Food intolerance is known as a “hidden” condition for a reason. Causes are often difficult to pinpoint, especially when treating children. Food intolerance can really get in the way of your child’s or nursing infant’s day, and cause uncomfortable symptoms like bloating, diarrhea, headaches, and eczema. Diet has also been linked to poor concentration and learning disabilities among children. Taking a natural approach to curing these symptoms may seem like a difficult road but food intolerance testing and programs can help parents along.
“As a naturopathic physician I see many pediatric patients in my practice suffering from a variety of conditions such as asthma, eczema, ADHD, autism, baby colic and gastrointestinal complaints. I find that many of my patient’s symptoms can be improved by identifying and eliminating intolerant foods from their diet. Historically, I have used elimination diets for these patients in the attempt to find offending foods, however this is extremely difficult especially in young patients,” says Michelle O’Neill, ND, Clinic Director at Elements Naturopathic & Wellness Centre. Using a food intolerance program can help diminish guess work and give parents a comprehensive plan for reversing symptoms. Here’s why food intolerances are difficult to detect:
You don’t know what food intolerance is: Food reactions are common, but most are caused by food intolerance rather than food allergy. Unlike food allergies, food intolerances are not life-threatening but they can cause ongoing and unnecessary pain that affect one’s quality of life. Food allergy symptoms have a short reaction time whereas food intolerance symptoms can take hours, or even days, to appear. Some common symptoms include bloating, headaches and migraines, eczema and fatigue, which can be attributed to any number of medical issues. This is where it gets tricky. When symptoms don’t occur right after eating, patients may attribute pain to the wrong foods or not even realize they are related to food.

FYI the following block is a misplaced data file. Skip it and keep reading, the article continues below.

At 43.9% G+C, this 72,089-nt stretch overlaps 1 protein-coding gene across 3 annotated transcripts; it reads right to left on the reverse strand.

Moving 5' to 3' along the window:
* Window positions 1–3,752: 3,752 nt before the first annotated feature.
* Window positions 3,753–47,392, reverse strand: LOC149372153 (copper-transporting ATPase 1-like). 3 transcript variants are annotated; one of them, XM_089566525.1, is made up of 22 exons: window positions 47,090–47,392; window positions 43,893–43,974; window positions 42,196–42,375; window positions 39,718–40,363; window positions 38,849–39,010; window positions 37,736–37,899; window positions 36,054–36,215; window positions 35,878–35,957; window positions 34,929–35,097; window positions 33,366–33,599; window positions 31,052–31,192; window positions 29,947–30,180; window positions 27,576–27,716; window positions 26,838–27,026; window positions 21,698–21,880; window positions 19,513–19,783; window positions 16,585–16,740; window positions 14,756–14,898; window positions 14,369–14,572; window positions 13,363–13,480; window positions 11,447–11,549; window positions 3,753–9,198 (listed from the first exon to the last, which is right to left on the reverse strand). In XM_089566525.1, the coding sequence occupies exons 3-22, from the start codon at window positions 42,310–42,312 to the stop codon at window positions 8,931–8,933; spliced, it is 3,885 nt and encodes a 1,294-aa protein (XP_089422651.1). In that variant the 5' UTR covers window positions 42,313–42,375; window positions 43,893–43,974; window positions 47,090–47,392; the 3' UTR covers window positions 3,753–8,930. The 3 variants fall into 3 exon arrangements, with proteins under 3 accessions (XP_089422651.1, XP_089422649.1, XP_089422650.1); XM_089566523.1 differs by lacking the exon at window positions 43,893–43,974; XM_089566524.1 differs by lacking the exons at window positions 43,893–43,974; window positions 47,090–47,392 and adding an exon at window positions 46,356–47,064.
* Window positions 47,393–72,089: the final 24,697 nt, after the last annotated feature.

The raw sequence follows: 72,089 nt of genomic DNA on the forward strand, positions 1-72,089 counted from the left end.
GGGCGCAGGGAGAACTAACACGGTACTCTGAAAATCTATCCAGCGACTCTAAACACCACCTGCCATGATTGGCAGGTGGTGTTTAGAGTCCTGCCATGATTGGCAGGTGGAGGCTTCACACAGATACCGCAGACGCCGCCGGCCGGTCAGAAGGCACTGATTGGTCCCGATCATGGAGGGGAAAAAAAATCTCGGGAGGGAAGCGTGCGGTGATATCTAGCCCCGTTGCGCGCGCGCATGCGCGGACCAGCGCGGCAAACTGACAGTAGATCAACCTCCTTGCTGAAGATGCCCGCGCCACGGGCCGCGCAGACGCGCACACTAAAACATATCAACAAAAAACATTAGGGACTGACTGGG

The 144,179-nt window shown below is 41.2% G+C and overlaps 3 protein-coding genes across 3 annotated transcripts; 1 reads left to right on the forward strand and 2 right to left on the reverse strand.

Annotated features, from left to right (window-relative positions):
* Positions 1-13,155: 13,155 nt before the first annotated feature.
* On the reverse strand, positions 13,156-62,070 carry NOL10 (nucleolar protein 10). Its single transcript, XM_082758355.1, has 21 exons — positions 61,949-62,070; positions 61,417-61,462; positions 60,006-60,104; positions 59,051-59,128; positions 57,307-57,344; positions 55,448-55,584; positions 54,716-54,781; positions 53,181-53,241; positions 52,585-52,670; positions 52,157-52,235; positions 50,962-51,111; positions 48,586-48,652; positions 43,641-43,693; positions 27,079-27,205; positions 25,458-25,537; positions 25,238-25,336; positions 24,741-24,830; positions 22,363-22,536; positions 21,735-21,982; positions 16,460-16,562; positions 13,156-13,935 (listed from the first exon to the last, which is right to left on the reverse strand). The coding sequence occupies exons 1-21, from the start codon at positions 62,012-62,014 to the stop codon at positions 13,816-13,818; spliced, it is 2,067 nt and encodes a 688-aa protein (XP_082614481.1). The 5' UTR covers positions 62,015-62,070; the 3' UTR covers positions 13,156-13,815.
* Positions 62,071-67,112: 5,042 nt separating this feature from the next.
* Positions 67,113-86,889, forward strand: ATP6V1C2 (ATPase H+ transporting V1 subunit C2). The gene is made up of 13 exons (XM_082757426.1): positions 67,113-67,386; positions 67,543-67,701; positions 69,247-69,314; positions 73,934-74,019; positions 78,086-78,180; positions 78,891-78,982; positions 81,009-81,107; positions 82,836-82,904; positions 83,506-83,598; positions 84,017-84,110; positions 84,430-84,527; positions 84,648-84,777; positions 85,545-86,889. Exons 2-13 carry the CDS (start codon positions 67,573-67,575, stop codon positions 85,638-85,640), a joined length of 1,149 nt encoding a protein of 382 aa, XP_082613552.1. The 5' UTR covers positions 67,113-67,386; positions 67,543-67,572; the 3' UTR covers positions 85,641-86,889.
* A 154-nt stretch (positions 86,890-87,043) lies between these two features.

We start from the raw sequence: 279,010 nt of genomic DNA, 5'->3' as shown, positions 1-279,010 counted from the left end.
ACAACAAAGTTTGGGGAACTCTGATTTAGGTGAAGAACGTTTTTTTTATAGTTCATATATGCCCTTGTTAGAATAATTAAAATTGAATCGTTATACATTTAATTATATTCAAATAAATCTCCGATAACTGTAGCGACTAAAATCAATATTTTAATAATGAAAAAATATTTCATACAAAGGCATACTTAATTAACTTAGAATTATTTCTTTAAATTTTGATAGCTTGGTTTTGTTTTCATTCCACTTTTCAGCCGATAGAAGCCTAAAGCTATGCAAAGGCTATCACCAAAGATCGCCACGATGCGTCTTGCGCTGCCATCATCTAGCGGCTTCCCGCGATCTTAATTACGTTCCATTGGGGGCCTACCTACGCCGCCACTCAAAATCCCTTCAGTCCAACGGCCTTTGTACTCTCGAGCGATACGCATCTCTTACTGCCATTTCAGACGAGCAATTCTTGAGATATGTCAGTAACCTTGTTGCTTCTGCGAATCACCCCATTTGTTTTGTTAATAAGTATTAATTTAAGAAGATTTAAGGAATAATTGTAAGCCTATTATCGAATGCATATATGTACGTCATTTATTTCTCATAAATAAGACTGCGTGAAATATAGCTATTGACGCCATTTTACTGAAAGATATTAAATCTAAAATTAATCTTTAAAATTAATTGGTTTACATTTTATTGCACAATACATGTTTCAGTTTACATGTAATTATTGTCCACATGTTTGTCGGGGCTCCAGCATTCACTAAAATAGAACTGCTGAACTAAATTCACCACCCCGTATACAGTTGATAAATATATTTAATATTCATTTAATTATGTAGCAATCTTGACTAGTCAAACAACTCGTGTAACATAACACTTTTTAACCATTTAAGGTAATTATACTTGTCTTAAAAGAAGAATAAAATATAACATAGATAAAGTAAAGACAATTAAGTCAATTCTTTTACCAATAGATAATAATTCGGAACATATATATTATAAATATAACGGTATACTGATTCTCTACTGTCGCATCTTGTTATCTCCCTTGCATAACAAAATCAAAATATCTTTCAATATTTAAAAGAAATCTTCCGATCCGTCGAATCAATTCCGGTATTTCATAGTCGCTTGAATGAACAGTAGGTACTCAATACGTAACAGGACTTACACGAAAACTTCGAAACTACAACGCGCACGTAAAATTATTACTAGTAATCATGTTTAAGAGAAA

There are so many trigger foods: Food triggers range from fruits and vegetables, to nuts, fish and meat. While lactose and gluten intolerance are well-known triggers, these are not the only avenues that parents should consider. “Programs like the YorkTest FoodScan simplify the process significantly. Parents receive results quickly and the program is able to identify trigger foods that were previously unknown to them,” says O’Neill. To identify food intolerances, it only takes a few minutes to collect a simple finger-prick blood sample, which will be tested against a panel of over 100 different foods, creating an individual report that is sent directly to parents. “Most of my patients with private health plans see a portion or the entire program covered, which make it more attainable for parents” adds O’Neill.
It’s important to begin a food intolerance program that also includes counselling and nutrition sessions that teach parents how to put their child’s test results into action. A proper food intolerance program should guide parents as they implement the new diet plan and offer support along the way. Keeping a diary is also key to identifying when symptoms occur and linking them to certain foods.
Consider looking inside the lunch box and finding a natural solution that will improve your child’s daily quality of life. “Upon elimination of intolerant foods I have seen amelioration in skin conditions, regulation of bowel function, and lessened need for medications as well as improved concentration in both autistic and ADHD patients,” says O’Neill.
For more information about food intolerance and the YorkTest FoodScan Program visit www.canlabs.ca.